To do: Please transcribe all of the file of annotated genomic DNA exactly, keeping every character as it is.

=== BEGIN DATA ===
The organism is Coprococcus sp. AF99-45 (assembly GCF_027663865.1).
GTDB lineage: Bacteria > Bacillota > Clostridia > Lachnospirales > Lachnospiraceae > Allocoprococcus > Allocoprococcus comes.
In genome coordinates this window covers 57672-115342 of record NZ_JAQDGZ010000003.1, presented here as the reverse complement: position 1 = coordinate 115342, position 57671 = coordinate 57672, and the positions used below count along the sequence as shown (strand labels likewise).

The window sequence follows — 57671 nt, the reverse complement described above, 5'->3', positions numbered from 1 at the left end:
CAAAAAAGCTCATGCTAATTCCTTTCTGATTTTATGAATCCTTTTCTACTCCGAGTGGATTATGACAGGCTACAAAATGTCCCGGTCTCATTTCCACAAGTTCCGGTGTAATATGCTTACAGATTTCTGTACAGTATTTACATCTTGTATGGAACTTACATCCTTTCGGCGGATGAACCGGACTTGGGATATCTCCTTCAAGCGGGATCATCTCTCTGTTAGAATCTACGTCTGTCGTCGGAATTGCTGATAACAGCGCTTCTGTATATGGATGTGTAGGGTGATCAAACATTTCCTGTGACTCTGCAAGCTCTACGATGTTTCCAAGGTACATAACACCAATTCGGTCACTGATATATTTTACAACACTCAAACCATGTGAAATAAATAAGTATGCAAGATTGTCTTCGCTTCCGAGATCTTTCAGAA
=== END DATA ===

The organism is Coprococcus sp. AF99-45 (assembly GCF_027663865.1).
GTDB lineage: Bacteria > Bacillota > Clostridia > Lachnospirales > Lachnospiraceae > Allocoprococcus > Allocoprococcus comes.
In genome coordinates this window covers 57672-115342 of record NZ_JAQDGZ010000003.1, presented here as the reverse complement: position 1 = coordinate 115342, position 57671 = coordinate 57672, and the positions used below count along the sequence as shown (strand labels likewise).

The window sequence follows — 57671 nt, the reverse complement described above, 5'->3', positions numbered from 1 at the left end:
CAAAAAAGCTCATGCTAATTCCTTTCTGATTTTATGAATCCTTTTCTACTCCGAGTGGATTATGACAGGCTACAAAATGTCCCGGTCTCATTTCCACAAGTTCCGGTGTAATATGCTTACAGATTTCTGTACAGTATTTACATCTTGTATGGAACTTACATCCTTTCGGCGGATGAACCGGACTTGGGATATCTCCTTCAAGCGGGATCATCTCTCTGTTAGAATCTACGTCTGTCGTCGGAATTGCTGATAACAGCGCTTCTGTATATGGATGTGTAGGGTGATCAAACATTTCCTGTGACTCTGCAAGCTCTACGATGTTTCCAAGGTACATAACACCAATTCGGTCACTGATATATTTTACAACACTCAAACCATGTGAAATAAATAAGTATGCAAGATTGTCTTCGCTTCCGAGATCTTTCAGAA